A few weeks ago, Spain announced that its Ministry of Culture will seek protective status for tapas, its prized culinary ritual. This protection would come by way of UNESCO’s Intangible Cultural Heritage List, which aims to safeguard “traditions or living expressions” of cultural knowledge, practices and skills. Flamenco, for instance, is already listed. So is the violin making of Cremona, Italy; Chinese shadow puppetry; Estonian smoke saunas; Slovakian bagpipe culture; and the Mongolian coaxing ritual for camels.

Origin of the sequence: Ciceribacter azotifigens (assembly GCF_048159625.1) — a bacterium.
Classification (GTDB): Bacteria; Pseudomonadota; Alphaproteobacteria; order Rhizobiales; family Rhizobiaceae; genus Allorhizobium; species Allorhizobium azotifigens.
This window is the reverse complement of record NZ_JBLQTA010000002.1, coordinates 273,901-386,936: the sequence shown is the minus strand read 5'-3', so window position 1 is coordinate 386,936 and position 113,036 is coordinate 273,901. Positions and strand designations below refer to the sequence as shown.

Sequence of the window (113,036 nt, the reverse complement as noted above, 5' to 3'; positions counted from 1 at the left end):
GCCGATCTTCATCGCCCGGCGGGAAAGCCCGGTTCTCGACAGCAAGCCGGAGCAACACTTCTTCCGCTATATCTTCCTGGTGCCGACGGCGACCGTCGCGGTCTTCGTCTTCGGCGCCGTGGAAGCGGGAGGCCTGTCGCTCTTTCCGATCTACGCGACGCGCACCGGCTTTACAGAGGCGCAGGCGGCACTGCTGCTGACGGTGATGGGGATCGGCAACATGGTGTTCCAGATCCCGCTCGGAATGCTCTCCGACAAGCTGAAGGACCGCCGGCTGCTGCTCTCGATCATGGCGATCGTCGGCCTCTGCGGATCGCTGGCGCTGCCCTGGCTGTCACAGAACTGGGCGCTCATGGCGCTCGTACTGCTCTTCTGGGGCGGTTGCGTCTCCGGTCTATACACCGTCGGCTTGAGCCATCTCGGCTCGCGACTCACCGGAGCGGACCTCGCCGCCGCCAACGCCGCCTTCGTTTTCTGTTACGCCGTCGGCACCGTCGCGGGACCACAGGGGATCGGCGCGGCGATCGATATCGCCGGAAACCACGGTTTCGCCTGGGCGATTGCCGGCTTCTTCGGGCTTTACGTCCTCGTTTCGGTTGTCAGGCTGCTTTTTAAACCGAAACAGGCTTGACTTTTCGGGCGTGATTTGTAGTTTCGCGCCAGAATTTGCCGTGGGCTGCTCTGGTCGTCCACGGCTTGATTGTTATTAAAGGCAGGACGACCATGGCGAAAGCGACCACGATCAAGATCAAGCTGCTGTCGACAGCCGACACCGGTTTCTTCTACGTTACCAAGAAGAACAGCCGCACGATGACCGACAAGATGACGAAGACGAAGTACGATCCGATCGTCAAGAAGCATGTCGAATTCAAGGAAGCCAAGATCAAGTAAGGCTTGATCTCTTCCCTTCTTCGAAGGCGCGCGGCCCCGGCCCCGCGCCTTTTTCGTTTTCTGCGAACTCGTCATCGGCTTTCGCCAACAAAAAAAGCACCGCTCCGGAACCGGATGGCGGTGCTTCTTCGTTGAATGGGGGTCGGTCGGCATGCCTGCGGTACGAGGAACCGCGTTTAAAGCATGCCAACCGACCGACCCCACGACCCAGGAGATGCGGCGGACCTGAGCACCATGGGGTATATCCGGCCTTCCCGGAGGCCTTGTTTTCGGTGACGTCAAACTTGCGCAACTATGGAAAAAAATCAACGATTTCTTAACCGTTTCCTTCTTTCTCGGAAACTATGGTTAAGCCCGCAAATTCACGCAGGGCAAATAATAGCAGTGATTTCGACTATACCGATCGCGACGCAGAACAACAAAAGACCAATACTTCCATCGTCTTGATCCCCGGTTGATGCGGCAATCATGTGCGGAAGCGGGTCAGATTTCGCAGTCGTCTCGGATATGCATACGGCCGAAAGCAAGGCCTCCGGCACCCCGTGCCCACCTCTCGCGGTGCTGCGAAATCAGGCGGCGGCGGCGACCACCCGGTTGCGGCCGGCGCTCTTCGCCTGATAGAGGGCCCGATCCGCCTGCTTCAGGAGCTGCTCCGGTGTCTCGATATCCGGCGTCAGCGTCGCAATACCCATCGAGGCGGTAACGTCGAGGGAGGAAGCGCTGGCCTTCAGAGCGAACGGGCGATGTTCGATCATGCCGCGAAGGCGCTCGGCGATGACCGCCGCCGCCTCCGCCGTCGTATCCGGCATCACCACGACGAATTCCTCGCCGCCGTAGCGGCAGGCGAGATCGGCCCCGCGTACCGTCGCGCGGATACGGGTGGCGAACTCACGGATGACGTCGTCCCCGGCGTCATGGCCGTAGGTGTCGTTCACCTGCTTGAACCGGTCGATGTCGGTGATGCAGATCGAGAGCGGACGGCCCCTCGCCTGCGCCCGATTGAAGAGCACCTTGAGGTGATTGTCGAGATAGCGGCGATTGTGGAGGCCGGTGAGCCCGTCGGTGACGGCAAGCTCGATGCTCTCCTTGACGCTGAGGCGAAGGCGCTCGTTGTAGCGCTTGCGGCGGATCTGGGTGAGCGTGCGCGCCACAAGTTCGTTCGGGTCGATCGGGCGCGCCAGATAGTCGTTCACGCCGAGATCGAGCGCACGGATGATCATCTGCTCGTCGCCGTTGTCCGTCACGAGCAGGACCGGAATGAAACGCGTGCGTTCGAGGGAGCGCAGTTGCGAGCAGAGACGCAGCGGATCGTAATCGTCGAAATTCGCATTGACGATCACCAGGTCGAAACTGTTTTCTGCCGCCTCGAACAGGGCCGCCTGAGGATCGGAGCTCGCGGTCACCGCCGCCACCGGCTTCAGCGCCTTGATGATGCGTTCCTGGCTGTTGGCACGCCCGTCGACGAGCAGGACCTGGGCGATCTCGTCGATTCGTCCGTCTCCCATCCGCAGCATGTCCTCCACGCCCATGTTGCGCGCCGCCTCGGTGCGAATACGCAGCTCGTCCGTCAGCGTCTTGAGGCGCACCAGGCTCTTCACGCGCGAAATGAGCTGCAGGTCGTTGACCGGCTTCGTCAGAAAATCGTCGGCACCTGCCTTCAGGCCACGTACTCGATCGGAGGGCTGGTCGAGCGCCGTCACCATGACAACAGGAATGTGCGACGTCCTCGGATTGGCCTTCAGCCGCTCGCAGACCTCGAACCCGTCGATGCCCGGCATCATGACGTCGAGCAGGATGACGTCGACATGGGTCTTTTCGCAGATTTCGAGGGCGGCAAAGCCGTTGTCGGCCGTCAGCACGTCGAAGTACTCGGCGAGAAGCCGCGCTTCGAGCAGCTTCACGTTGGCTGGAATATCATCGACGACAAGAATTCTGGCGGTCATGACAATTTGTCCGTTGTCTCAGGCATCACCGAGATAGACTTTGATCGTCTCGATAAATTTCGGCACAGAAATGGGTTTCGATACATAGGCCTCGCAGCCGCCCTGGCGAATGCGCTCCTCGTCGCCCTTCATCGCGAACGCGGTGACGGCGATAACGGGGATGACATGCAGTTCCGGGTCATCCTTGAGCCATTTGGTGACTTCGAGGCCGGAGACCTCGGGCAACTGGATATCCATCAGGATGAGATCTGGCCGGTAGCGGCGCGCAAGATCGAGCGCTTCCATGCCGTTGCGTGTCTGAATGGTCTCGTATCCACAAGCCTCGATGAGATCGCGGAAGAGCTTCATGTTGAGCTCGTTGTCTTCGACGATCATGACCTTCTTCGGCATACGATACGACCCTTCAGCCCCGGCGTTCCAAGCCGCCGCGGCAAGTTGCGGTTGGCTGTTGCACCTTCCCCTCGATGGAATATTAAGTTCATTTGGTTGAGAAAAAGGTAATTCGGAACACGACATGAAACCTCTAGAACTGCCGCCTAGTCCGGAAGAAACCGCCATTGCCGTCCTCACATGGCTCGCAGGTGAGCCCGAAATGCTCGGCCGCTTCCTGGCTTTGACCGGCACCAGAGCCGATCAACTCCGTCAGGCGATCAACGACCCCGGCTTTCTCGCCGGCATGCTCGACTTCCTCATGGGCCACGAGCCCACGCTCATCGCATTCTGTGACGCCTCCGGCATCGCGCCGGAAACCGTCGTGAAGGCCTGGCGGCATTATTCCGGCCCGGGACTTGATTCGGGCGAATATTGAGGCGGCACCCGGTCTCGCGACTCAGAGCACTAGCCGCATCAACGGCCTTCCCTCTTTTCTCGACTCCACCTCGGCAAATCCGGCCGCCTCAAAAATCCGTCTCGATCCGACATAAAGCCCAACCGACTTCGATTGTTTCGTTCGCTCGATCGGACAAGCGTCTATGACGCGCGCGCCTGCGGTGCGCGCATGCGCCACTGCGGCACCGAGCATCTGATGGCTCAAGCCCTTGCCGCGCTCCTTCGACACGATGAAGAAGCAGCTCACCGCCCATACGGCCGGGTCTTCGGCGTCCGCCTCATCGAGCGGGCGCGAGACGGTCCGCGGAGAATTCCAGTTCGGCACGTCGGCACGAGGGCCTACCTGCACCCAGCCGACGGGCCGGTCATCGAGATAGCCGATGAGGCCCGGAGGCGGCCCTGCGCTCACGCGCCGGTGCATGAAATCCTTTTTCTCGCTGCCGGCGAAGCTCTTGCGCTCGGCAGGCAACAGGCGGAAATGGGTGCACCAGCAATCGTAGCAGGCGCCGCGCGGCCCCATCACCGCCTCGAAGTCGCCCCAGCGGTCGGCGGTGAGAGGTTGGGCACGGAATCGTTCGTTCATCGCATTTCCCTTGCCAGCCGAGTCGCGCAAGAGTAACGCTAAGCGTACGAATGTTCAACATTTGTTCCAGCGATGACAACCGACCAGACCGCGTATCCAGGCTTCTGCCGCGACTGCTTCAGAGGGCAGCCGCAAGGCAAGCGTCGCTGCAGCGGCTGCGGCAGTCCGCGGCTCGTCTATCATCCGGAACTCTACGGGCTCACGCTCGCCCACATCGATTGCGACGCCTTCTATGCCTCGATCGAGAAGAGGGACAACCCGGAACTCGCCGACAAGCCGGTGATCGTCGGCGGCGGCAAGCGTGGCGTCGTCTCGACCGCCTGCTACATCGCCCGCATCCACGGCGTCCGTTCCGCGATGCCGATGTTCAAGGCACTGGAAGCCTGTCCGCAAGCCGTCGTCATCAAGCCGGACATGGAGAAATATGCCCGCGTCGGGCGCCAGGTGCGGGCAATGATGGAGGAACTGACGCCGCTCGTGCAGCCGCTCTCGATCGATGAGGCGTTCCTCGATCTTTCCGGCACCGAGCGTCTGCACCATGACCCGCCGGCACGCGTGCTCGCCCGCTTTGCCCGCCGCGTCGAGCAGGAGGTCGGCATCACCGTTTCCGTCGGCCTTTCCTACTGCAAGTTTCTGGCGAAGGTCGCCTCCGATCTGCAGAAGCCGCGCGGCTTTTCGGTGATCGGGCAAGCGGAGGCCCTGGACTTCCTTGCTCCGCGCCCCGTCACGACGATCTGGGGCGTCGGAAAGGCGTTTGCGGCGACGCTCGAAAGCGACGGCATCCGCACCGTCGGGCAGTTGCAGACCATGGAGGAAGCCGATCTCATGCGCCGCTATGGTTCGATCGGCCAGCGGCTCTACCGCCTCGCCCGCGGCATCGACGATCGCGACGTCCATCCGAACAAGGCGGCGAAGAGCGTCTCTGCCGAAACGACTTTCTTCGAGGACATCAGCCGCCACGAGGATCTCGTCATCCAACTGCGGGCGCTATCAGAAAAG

Traditional foodways, to date, have made up only a small part of the UNESCO list: Croatian gingerbread, Armenian lavash bread, cuisine from the Mexican state of Michoacán and the vaguely worded “gastronomic meal of the French” are all recognized. But more and more regions have pushed to list and protect their traditional foods. Naples, for instance, has been aggressively trying to add Neapolitan pizzamaking to the list.
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